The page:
More than ever—but not enough—on climate

More than ever—but not enough—on climate

The new, pared down package of social investments that President Joe Biden’s administration unveiled on Thursday includes $555 billion over 10 years in programs, tax credits and policies aimed at curbing greenhouse emissions—the largest investment in climate action in America’s history. But this  unprecedented effort to avert the worst effects of climate change is likely to fall far short of what’s needed. As ProPublica’s Abrahm Lustgarten reports, cheaping out on climate policies now is a costly choice in both human and economic terms:

Some economists and climate scientists have calculated that climate change could cost the United States the equivalent of nearly 4% of its gross domestic product a year by 2100. Four percent is likely a conservative estimate; it leaves out consequential costs like damages from drought and climate migration. It assumes the United States and other nations eventually move away from energy generated by oil, coal and natural gas, though not as immediately as many say is needed. … Four percent of American GDP comes out to about $840 billion each year, if figured on last year’s economy. Measured over a decade the way the Build Back Better Act is framed, it’s nearly $8.4 trillion. But the actual cost of climate change to the economy could easily be far greater.

According to the Environmental and Energy Study Institute, the United States currently provides roughly $200 billion in subsidies for fossil fuels each decade.


Louisiana gets a “D” on school funding
Two-thirds of students in Louisiana’s schools are considered economically disadvantaged. For those students, adequate school funding is essential. But, according to a new report by the Education Law Center, Louisiana’s upside-down school funding model offers more resources to the districts with the wealthiest students and fewer resources to the districts with the poorest students. As The Advocate’s Will Sentell explains, that $579 per-student gap between rich and poor districts is one of several reasons that Louisiana’s investments in our state’s school children received a “D” rating in the report.

The study says the state ranks 34th in the nation in funding schools, spends more on low-poverty school districts than those with financial difficulties and allocates less than the average when it comes to public school spending as a percentage of the state’s economy. It also puts Louisiana with a handful of states, including Florida and Tennessee, that “perform poorly across the board.”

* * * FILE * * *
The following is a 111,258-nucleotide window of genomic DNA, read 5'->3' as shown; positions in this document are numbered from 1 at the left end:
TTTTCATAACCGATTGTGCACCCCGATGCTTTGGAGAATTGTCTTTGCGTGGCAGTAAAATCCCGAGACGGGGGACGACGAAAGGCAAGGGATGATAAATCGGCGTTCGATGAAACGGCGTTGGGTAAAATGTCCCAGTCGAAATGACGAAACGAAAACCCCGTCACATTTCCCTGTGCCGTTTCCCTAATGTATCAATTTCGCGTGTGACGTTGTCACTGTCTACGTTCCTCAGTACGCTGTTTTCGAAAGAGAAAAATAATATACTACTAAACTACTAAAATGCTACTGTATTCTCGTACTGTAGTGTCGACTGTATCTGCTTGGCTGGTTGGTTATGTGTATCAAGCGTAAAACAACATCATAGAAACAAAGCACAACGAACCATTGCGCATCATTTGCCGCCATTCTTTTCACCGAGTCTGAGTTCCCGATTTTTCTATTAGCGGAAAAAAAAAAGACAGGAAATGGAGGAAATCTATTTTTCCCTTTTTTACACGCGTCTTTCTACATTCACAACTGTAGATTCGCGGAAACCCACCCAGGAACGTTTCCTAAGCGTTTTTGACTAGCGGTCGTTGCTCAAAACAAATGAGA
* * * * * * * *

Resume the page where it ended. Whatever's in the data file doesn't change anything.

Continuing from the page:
Slow path to fair disaster aid
As Louisianans know all too well, disaster aid from the Federal Emergency Management Agency (FEMA) can be slow in coming, difficult to navigate and, often, discriminatory in effect. A November 2020 report from FEMA’s Advisory council found that the agency’s policies and practices make existing inequities worse: “Through the entire disaster cycle, communities that have been underserved stay underserved, and thereby suffer needlessly and unjustly.” Now, reports Christopher Flavelle in the New York Times, a year after the council’s report, FEMA is still figuring out how to respond: 

FEMA’s response does not provide enough information to know how seriously it is taking racial equity and whether its measures are likely to work, according to Junia Howell, a professor of sociology at the University of Illinois Chicago. “They could have been much more explicit,” said Dr. Howell, whose research has shown that disaster aid widens racial inequality. “When we see FEMA’s actions, we will see to what extent we are collectively moving toward a government that is serving all of its people.”

Meanwhile, in the face of delays in FEMA temporary housing, Louisiana has begun instituting its own stopgap response. Southerly Magazine’s Carly Berlin has the story:

The program, which launched on Oct. 4, is the first of its kind, (Mike) Steele (of the Governor’s Office of Homeland Security and Emergency Preparedness) said. It’s meant to be a bridge before FEMA offers direct temporary housing—usually RVs or manufactured units—which often take months to arrive. GOHSEP is administering the program with input from parish officials, and FEMA will reimburse the state for a portion of the cost. “FEMA kind of approached us,” Steele said. “I think they’re aware that their program is pretty tedious.”


Cash assistance works for families and kids
The Covid-19 pandemic hit families hard, economically and emotionally. And, according to a survey conducted throughout the pandemic by the Center on Budget and Policy Priorities, material hardship, while exceptionally high across all racial categories over the past year and a half, was nearly twice as high for Black and Latinx households as for white households during some weeks of the survey. While the virus hit families hard, federal cash assistance played a major role in reducing its harm:

While families with young children reported high rates of material hardship during the winter of 2020, hardship significantly decreased following arrival of the Economic Impact Payments in early 2021; and this decline was followed by reduced emotional distress in parents/caregivers and their children in subsequent weeks. Data also show that the majority of families who received pandemic-related cash assistance (62 percent who received Economic Impact Payments and 72 percent who received pandemic unemployment benefits), including high-income families, spent it on basic needs; and 86 percent of families used Economic Impact Payments to pay overdue or unpaid bills.


Number of the Day
$579 – Amount less, per-student, that Louisiana’s high-poverty districts have to spend, compared to districts whose students experience less financial need. (Source: Education Law Center, via The Advocate)